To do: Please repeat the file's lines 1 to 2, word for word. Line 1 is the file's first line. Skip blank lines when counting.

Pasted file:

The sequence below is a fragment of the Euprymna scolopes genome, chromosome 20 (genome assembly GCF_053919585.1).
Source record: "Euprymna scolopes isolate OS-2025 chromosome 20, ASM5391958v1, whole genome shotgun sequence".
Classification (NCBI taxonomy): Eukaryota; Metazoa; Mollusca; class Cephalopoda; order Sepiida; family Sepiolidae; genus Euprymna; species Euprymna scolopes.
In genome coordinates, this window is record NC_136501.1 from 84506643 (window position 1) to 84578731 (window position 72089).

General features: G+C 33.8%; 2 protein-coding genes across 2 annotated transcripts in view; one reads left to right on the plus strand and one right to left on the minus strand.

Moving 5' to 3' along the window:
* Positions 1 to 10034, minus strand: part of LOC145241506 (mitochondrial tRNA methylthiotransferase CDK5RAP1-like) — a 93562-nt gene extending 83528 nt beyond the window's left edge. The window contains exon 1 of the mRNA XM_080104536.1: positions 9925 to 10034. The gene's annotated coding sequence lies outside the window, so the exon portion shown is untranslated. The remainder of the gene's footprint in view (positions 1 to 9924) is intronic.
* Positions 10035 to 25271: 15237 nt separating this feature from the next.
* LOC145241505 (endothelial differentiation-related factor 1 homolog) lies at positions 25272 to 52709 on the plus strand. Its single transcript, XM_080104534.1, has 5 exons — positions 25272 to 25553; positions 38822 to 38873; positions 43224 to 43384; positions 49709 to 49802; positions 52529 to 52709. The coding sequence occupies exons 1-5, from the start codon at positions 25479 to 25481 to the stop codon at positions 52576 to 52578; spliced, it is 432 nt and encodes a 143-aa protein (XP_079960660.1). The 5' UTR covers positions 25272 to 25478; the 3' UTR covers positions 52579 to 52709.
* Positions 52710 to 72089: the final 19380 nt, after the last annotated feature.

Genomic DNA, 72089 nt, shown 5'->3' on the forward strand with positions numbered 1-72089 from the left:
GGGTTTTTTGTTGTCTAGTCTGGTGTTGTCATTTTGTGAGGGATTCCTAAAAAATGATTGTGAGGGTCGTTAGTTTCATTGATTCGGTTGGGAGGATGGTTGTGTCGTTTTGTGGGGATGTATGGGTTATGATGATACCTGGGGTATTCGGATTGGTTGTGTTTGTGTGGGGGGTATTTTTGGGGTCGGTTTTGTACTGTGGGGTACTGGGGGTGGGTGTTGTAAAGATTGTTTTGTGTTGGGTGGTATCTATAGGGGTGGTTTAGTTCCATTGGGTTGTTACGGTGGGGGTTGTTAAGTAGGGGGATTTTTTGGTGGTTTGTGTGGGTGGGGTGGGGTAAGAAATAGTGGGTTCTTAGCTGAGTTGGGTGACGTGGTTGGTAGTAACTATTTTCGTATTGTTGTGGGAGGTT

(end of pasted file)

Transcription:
The sequence below is a fragment of the Euprymna scolopes genome, chromosome 20 (genome assembly GCF_053919585.1).
Source record: "Euprymna scolopes isolate OS-2025 chromosome 20, ASM5391958v1, whole genome shotgun sequence".